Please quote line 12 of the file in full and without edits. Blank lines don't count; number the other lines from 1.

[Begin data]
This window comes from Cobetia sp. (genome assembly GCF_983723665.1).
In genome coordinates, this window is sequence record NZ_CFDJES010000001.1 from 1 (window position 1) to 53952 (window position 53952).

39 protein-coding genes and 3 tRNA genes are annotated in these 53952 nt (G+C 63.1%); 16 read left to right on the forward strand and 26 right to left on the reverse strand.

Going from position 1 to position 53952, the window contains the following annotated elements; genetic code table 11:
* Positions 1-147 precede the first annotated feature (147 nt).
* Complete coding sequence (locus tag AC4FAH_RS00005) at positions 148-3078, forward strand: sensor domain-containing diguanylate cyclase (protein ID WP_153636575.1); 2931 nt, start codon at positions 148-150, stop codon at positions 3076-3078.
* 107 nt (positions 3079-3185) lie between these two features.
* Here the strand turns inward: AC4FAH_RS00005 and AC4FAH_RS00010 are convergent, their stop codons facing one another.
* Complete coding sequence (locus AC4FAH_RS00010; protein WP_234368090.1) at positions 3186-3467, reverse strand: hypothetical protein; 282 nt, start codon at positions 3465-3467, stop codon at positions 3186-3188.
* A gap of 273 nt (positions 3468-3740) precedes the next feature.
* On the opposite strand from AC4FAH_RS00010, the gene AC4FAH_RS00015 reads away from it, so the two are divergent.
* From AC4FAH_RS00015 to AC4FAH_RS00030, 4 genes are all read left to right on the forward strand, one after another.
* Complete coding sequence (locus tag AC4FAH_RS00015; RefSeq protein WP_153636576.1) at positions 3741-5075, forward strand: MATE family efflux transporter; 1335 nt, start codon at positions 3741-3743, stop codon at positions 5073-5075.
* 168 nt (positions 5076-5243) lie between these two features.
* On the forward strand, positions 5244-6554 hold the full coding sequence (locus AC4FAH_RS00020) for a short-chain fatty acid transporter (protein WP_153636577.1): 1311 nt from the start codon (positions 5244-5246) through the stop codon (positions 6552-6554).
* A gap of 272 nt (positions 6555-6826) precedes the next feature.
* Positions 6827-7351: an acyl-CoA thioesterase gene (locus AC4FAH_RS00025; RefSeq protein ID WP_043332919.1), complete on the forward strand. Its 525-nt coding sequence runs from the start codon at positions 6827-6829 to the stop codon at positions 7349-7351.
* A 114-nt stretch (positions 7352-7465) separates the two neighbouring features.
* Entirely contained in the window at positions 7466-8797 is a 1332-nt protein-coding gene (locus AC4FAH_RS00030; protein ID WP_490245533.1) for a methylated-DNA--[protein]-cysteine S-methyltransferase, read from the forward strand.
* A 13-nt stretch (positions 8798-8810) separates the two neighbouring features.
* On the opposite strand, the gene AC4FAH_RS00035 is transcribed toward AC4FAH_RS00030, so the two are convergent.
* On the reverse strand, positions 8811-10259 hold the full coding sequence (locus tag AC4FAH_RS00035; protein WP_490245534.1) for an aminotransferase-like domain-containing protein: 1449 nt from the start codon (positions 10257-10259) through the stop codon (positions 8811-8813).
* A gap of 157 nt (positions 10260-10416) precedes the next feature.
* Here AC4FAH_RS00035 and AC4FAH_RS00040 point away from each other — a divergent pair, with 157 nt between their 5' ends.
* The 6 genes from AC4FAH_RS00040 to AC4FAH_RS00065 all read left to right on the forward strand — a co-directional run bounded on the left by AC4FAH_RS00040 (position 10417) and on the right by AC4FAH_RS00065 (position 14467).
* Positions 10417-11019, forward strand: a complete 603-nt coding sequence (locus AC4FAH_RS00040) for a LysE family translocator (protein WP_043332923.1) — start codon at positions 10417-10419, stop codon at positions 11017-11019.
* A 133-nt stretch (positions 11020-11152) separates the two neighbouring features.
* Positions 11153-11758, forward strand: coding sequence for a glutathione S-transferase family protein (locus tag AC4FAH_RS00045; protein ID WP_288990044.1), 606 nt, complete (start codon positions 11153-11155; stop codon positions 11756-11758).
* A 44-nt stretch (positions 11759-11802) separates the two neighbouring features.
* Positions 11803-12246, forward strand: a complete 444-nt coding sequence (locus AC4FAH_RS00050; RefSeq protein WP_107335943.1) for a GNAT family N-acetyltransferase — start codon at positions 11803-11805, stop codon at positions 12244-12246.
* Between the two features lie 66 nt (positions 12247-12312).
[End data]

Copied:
* From AC4FAH_RS00015 to AC4FAH_RS00030, 4 genes are all read left to right on the forward strand, one after another.